Our research on rotavirus and norovirus is hypothesis driven and translational. Currently, we investigate the cross-talk between enterochromaffin cells, enteric glia cells, enteric nerves and CNS during rotavirus and norovirus infections and how infection activates brain structures associated with the feeling of sickness. We also investigate human genetic factors associated with rotavirus and norovirus susceptibility, to explain why certain individuals get sick and not others when exposed.
Current projects at a glanceDoes the vagal nerve and/or enteric glial cells contribute to maintaining a tight intestinal epithelium during rotavirus infection?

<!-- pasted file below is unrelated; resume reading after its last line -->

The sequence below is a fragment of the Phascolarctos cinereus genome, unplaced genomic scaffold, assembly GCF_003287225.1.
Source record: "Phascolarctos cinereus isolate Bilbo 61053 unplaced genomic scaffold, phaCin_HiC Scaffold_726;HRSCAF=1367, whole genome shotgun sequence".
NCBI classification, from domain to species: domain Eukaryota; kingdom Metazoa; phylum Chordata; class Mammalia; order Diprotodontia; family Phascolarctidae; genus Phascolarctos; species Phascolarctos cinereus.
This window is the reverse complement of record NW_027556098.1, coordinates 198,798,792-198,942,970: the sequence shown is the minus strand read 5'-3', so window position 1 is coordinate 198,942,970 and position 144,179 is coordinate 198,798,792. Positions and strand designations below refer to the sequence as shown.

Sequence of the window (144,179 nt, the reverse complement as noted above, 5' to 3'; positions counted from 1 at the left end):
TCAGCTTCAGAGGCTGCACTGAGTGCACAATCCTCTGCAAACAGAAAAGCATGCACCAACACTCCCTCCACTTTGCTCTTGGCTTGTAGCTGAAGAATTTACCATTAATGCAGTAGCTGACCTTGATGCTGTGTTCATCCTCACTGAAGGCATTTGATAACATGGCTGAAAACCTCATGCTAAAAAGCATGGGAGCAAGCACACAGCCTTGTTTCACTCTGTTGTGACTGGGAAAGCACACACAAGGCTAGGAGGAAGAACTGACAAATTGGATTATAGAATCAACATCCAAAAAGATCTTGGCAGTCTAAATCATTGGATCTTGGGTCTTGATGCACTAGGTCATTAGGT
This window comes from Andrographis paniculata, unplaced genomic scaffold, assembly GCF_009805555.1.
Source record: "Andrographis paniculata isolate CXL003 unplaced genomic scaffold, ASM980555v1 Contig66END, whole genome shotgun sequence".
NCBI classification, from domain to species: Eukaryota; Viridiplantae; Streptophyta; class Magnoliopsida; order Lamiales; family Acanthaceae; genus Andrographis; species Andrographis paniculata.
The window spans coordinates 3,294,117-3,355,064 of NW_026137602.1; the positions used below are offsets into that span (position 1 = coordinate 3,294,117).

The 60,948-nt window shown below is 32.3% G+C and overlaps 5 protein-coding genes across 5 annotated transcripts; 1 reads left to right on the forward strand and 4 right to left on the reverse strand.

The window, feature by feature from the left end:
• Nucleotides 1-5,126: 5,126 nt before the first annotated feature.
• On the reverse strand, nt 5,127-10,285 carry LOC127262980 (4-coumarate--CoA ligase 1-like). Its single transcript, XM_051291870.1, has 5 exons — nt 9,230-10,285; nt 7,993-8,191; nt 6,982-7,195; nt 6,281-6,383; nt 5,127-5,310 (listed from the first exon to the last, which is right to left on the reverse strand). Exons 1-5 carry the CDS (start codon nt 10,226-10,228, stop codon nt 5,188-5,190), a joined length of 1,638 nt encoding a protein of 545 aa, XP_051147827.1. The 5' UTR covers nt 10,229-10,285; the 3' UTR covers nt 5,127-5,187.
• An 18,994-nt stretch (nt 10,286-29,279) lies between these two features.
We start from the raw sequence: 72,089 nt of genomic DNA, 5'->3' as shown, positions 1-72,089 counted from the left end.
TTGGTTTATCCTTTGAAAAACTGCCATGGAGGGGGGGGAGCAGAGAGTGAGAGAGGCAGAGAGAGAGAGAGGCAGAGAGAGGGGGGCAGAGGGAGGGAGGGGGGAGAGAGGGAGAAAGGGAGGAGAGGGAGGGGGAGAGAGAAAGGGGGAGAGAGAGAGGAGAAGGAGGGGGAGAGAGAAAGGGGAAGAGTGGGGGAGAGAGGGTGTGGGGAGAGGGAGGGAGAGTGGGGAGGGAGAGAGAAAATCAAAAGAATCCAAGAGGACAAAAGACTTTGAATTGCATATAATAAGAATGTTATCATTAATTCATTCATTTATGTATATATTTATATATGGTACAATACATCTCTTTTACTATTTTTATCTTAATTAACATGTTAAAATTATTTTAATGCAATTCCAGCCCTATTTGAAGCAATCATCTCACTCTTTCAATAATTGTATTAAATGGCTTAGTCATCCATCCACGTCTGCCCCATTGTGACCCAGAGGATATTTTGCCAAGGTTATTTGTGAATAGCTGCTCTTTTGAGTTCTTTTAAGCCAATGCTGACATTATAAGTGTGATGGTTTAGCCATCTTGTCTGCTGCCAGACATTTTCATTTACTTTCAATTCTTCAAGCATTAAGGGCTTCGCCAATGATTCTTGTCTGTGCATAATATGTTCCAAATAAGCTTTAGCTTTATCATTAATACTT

We have previously shown that intestinal permeability remains unaffected during rotavirus infection in children and mice, which is in contrast with increased intestinal permeability during bacterial infections. Since intestinal permeability is partially regulated by the vagus nerve and neurotrophic factors released from enteric glial cells, we propose that vagus and/or enteric glial cells contribute to maintaining a tight intestinal epithelium during rotavirus infection. These studies may uncover how the gut epithelium remains intact during rotavirus infection in human and mice.